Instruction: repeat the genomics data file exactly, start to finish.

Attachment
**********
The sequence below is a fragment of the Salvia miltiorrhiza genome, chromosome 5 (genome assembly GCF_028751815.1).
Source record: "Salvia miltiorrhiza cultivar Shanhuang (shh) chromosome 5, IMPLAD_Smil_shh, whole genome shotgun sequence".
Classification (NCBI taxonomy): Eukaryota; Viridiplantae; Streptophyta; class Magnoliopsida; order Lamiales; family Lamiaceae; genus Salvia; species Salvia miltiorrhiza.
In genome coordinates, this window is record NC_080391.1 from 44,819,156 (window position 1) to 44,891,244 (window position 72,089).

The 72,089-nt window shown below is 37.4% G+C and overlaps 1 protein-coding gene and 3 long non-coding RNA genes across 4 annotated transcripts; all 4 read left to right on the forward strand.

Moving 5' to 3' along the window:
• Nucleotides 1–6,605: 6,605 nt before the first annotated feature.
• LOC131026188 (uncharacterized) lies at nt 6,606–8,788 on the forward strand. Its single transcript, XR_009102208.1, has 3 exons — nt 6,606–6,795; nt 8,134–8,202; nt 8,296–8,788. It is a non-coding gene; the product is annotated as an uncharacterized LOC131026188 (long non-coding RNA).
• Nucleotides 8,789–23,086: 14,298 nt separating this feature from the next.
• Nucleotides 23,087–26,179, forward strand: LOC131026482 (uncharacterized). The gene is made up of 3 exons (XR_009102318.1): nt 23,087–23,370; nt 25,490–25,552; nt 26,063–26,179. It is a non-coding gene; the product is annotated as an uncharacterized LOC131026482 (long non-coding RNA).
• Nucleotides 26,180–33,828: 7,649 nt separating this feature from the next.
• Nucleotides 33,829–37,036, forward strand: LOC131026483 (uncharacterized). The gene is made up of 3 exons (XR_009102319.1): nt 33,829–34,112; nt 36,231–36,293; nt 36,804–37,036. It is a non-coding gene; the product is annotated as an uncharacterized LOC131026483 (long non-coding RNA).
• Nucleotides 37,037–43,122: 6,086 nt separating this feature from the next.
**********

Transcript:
The sequence below is a fragment of the Salvia miltiorrhiza genome, chromosome 5 (genome assembly GCF_028751815.1).
Source record: "Salvia miltiorrhiza cultivar Shanhuang (shh) chromosome 5, IMPLAD_Smil_shh, whole genome shotgun sequence".
Classification (NCBI taxonomy): Eukaryota; Viridiplantae; Streptophyta; class Magnoliopsida; order Lamiales; family Lamiaceae; genus Salvia; species Salvia miltiorrhiza.
In genome coordinates, this window is record NC_080391.1 from 44,819,156 (window position 1) to 44,891,244 (window position 72,089).

The 72,089-nt window shown below is 37.4% G+C and overlaps 1 protein-coding gene and 3 long non-coding RNA genes across 4 annotated transcripts; all 4 read left to right on the forward strand.

Moving 5' to 3' along the window:
• Nucleotides 1–6,605: 6,605 nt before the first annotated feature.
• LOC131026188 (uncharacterized) lies at nt 6,606–8,788 on the forward strand. Its single transcript, XR_009102208.1, has 3 exons — nt 6,606–6,795; nt 8,134–8,202; nt 8,296–8,788. It is a non-coding gene; the product is annotated as an uncharacterized LOC131026188 (long non-coding RNA).
• Nucleotides 8,789–23,086: 14,298 nt separating this feature from the next.
• Nucleotides 23,087–26,179, forward strand: LOC131026482 (uncharacterized). The gene is made up of 3 exons (XR_009102318.1): nt 23,087–23,370; nt 25,490–25,552; nt 26,063–26,179. It is a non-coding gene; the product is annotated as an uncharacterized LOC131026482 (long non-coding RNA).
• Nucleotides 26,180–33,828: 7,649 nt separating this feature from the next.
• Nucleotides 33,829–37,036, forward strand: LOC131026483 (uncharacterized). The gene is made up of 3 exons (XR_009102319.1): nt 33,829–34,112; nt 36,231–36,293; nt 36,804–37,036. It is a non-coding gene; the product is annotated as an uncharacterized LOC131026483 (long non-coding RNA).
• Nucleotides 37,037–43,122: 6,086 nt separating this feature from the next.